Laiuse Castle was the first castle in Estonia built to cope with firearms. The oldest part of the castle was probably built in the end of 14th century by the Livonian Order. It was first mentioned in 1406. In 1558 during the Livonian War the castle was conquered by Russian troops and badly damaged. Nonetheless the castle was later still in use both by Polish and Swedish rulers. During the Great Northern War, from 1700 to1701, after the Battle of Narva, the Swedish king Charles XII established his winter quarters here. For five months Laiuse was the administrative center of Swedish Empire.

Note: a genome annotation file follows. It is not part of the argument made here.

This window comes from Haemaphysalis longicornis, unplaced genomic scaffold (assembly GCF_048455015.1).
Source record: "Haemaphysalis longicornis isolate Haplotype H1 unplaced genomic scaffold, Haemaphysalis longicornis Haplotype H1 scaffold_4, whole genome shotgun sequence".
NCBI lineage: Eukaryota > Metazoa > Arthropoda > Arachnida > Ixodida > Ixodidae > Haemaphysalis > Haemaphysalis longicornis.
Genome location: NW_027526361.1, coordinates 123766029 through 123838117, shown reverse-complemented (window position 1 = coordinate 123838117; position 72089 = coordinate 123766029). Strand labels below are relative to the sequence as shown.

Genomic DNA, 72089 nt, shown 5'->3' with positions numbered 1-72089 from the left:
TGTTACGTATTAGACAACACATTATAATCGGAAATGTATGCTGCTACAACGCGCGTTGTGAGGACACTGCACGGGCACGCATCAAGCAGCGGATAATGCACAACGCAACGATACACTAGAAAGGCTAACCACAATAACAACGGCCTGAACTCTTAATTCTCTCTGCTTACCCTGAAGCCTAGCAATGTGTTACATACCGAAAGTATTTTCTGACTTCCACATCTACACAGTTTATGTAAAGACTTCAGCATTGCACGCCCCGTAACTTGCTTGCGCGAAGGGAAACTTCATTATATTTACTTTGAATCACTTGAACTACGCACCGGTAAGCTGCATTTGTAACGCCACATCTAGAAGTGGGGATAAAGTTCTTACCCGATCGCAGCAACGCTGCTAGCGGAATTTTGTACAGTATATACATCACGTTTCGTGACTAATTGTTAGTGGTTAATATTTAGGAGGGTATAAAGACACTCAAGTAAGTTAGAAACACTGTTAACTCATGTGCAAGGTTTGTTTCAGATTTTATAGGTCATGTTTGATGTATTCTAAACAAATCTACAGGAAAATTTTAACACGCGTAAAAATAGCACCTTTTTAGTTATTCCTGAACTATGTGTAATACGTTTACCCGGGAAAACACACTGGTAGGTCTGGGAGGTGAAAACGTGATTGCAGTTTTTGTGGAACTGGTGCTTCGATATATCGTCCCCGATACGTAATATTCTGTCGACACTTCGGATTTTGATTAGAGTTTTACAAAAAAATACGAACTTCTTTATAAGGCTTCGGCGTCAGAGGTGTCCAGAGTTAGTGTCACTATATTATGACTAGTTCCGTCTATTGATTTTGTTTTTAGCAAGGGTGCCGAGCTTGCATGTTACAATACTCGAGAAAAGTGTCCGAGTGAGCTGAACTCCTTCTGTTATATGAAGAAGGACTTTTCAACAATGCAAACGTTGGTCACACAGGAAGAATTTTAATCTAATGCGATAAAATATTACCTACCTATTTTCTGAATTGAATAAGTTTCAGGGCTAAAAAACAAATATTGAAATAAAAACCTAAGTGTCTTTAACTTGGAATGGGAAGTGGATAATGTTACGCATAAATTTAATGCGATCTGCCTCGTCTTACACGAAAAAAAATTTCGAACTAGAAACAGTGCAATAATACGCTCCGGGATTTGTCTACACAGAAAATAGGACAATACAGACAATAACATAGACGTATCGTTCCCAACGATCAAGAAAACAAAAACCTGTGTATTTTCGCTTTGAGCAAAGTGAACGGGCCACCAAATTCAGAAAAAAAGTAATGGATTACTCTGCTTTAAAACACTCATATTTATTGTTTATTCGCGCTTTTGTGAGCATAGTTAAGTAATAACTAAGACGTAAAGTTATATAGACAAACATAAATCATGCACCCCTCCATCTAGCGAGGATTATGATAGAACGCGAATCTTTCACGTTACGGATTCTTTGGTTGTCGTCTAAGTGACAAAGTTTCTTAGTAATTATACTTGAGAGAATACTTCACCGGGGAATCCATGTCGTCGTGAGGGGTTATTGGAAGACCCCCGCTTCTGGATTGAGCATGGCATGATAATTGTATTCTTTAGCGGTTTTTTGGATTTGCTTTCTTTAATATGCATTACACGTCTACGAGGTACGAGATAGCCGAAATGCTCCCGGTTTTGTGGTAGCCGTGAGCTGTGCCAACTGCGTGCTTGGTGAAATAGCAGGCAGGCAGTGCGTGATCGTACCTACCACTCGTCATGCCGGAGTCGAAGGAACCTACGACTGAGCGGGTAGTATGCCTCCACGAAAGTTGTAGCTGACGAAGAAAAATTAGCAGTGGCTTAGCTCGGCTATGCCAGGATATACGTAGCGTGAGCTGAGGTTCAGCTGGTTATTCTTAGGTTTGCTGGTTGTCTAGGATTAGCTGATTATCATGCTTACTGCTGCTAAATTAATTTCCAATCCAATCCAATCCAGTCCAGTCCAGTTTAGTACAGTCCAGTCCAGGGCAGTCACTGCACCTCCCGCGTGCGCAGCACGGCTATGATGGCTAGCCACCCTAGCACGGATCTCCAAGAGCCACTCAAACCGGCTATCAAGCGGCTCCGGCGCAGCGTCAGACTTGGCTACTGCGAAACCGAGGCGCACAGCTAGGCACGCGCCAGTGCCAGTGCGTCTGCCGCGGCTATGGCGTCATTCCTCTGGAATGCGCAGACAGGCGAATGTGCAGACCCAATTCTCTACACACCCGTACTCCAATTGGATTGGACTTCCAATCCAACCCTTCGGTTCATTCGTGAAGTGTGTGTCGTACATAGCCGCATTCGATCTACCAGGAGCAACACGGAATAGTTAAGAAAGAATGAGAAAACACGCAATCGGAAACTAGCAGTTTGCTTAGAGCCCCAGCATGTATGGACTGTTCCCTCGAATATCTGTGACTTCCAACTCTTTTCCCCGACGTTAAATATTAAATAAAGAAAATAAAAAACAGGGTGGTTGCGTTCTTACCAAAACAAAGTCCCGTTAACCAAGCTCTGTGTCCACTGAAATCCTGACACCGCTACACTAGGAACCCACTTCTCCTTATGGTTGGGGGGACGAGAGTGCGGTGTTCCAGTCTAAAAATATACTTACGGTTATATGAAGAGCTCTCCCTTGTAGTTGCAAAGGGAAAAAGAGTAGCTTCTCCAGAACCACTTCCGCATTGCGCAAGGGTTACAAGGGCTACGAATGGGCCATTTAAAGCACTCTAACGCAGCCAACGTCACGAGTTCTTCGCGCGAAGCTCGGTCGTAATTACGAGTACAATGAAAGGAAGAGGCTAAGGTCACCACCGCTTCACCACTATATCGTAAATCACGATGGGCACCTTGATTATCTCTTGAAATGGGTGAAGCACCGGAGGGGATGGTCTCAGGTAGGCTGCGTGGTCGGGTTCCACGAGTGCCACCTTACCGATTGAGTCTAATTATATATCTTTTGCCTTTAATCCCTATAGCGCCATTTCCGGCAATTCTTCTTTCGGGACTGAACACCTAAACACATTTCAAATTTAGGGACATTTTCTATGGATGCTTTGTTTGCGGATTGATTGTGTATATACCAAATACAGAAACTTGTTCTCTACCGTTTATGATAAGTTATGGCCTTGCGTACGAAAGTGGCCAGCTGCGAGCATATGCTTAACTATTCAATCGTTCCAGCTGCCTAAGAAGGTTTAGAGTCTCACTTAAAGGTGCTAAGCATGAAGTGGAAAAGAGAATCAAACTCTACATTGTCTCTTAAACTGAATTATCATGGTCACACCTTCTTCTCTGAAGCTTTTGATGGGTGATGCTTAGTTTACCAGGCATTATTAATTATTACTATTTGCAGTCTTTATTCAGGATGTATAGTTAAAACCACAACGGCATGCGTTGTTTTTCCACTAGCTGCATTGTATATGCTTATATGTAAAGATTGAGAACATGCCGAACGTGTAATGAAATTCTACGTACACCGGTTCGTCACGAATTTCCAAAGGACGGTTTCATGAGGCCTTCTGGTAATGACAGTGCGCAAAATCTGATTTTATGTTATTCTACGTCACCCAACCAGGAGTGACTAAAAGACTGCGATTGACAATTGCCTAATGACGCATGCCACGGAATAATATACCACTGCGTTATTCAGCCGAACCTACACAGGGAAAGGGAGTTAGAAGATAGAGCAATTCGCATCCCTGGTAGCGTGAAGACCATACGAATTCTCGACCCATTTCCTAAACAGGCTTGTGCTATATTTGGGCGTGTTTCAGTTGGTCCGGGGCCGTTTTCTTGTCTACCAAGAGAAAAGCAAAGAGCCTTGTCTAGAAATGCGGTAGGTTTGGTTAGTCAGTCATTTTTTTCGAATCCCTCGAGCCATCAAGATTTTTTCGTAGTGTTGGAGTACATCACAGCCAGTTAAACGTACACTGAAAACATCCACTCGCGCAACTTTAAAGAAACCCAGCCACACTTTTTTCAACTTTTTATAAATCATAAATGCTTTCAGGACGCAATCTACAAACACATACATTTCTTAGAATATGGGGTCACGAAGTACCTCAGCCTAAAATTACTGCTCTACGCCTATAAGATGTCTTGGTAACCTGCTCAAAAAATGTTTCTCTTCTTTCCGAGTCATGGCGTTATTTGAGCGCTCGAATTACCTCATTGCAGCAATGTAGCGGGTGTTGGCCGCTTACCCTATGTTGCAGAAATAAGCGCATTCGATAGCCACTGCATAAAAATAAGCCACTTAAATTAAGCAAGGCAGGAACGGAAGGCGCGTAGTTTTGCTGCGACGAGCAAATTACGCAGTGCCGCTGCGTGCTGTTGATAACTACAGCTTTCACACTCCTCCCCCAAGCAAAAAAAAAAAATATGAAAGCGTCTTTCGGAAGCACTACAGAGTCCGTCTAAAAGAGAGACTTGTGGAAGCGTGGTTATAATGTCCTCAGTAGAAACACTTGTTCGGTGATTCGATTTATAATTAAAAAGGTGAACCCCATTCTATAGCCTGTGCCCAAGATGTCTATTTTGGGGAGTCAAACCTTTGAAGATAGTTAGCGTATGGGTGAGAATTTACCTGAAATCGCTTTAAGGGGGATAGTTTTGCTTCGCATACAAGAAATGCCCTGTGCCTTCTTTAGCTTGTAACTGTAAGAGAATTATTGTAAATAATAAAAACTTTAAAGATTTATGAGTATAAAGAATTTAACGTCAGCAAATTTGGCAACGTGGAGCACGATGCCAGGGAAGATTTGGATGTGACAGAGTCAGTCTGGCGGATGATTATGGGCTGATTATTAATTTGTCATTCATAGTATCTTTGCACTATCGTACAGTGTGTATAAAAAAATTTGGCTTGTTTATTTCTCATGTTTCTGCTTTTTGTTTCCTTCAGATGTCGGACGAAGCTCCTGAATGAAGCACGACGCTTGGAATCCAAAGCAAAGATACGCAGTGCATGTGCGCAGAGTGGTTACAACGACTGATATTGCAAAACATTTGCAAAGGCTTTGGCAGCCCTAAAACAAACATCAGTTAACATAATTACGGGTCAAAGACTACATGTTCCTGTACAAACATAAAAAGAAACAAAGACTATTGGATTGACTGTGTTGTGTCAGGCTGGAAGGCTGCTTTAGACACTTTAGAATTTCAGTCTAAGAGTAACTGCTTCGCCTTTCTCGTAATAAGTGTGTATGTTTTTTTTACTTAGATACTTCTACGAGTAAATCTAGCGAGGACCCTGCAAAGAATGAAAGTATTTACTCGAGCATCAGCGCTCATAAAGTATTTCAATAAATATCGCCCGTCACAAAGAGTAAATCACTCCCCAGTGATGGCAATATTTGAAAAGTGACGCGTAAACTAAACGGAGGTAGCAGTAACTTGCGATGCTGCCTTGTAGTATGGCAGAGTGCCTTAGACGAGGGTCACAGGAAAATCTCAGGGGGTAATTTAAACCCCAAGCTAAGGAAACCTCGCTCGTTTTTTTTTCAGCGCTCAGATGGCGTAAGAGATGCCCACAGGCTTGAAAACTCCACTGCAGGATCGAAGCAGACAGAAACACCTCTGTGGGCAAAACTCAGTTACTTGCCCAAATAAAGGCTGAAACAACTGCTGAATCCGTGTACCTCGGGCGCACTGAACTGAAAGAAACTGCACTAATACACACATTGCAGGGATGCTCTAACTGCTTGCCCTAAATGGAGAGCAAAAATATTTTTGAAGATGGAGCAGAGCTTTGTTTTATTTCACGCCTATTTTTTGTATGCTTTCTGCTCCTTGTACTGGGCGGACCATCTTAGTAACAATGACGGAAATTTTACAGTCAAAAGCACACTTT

Narikala is an ancient fortress overlooking Tbilisi, the capital of Georgia, and the Kura River. The fortress consists of two walled sections on a steep hill between the sulphur baths and the botanical gardens of Tbilisi. On the lower court there is the recently restored St Nicholas church. Newly built in 1996–1997, it replaces the original 13th-century church that was destroyed in a fire. The new church is of 'prescribed cross' type, having doors on three sides. The internal part of the church is decorated with the frescos showing scenes both from the Bible and history of Georgia.
The fortress was established in the 4th century and it was a Persian citadel. It was considerably expanded by the Umayyads in the 7th century and later, by king David the Builder (1089–1125). Most of extant fortifications date from the 16th and 17th centuries. In 1827, parts of the fortress were damaged by an earthquake and demolished.